Born In: Najaf, Iraq
Muqtada al-Sadr is an Iraqi politician, cleric, and militia leader, best known as the leader of the Sadrist Movement, an Iraqi Islamist nationalist movement. Born and raised in Najaf, Iraq, he is the son of Ayatollah Mohammad Mohammad Sadeq al-Sadr, an important Islamic Shiite figure in Iraq. Following the 2003 U.S. invasion of Iraq, Muqtada tried to inherit his father’s legacy but initially, he failed. Over time he appealed to the young and impoverished Shiite Iraqis and formed Mahdi Army, an armed force. However, over time, Muqtala’s intentions became more political as he became more moderate in his views. His party, the Sadrist Movement, played a big role in the 2005 general elections when he became the ‘kingmaker’ and lent his support to the party of Nouri al-Maliki, who became the Prime Minister of Iraq. Eventually, Muqtada turned his Mahdi militant army to the Peace Companies and in the early 2010s, he upheld his image as a nationalist rather than a religious leader. In the 2018 elections, he formed the SairoonAlliance with the Communist Party of Iraq and other political organizations and performed well in the elections.
father: Mohammad Mohammad Sadeq al-Sadr
siblings: Moaml al-Sadr, Mortada al-Sadr, Mustafa al-Sadr
Born Country: Iraq
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Muqtada al-Sadr was born on August 4, 1974, in Najaf, Iraq, as the fourth child of Sadeq al-Sadr, an important religious figure in Iraq. The highly prestigious Sadr family hailed from Lebanon’s Jabal Amel before they settled in Najaf, Iraq. Owing to their devotion to the Islamic thoughts, the Sadr family quickly acquired prominence in the area. Ever since he was a child, Muqtada was hugely inspired by his family’s deeply conservative thoughts.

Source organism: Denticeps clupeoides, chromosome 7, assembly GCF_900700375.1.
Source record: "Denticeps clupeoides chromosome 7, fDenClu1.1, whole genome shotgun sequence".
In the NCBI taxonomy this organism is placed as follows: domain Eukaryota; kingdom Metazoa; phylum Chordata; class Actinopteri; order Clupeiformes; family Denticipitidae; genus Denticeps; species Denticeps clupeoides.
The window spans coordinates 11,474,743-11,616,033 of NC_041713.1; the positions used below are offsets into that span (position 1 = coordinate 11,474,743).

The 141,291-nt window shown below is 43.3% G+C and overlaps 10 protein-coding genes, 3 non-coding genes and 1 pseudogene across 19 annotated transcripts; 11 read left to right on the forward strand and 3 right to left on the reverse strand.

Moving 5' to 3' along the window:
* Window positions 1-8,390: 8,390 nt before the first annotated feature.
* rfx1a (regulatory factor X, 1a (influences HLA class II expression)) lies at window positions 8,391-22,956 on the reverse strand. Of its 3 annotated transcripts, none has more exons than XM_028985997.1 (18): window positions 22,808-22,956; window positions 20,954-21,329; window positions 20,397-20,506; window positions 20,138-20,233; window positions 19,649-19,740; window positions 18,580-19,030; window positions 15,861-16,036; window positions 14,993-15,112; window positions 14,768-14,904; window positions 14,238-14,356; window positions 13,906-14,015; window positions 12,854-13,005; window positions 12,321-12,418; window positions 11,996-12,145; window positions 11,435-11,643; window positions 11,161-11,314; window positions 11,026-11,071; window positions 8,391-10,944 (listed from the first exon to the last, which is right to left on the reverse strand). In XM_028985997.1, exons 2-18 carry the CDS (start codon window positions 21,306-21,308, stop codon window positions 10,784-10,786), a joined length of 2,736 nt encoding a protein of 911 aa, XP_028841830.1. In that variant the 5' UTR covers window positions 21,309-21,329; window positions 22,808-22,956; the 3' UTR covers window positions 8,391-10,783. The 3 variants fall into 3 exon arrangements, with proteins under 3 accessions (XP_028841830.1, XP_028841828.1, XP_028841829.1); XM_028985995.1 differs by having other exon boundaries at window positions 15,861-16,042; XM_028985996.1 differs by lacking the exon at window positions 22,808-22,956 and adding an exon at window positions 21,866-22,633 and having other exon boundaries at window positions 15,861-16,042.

His father had raised his voice against the tyranny of Iraqi dictator Saddam Hussein. And many members of Muqtada’s family had huge respect in the Islamic world to work towards the betterment of poor Muslims. His father was murdered by the Saddam Hussein government.
Following his middle school education, Muqtada al-Sadr enrolled into a religious seminary for further studies. However, he did not finish his course there. In 1999, following the death of his father and his two elder brothers, Muqtada did not inherit his father’s seminary as he was not considered the possessor of right skills.
Sadeq had gathered Shia Muslims around Baghdad and had worked against their repression, thus gaining a steady following. Before his death, he passed on the seminary to one of his fellow Islamic cleric, who eventually handed over the reins of Muqtada’s father’s seminary to him.
However, despite leading many disciples and charities his father had gathered in his life with support from Shia Muslims, everyone knew Muqtada al-Sadr was not his father’s preferred heir. And him being too young to lead also did not help. In addition, he was also known for an unstable demeanour, which further had him working hard to gain the trust of his followers.
However, after the demise of his father, and later Saddam Hussein, Muqtada al-Sadr knew that there was a power vacuum that needed to be filled. He gathered an army of young imams and many armed volunteers. This happened after the 2003 invasion of Iraq, which ended with Dictator Saddam Hussein’s death. It had become necessary to make the full out of the dwindling political situation of Iraq.
In order to further expand his power, Muqtada al-Sadr made it his aim to become a political power and filled the poor Shias of Iraq with nationalist sentiments. He further appealed to the youth of Iraq by offering help in health and education and building an anti-U.S. militia called the Mahdi Army.
Muqtada’s armed followers began engaging in bloody battles with the American Army. They also considered the government of Iraq as a puppet government for the United States and declared war against them as well. The third enemy was the rival Shiite forces, and starting from 2003, several battles were fought between the four factions.
In April and August of 2004, two battles with the Americans were fought in Najaf which led to dozens of people dead from both sides. However, Muqtada al-Sadr was smart enough to know that the bloodshed was not going to get him the necessary public support he needed to make the government.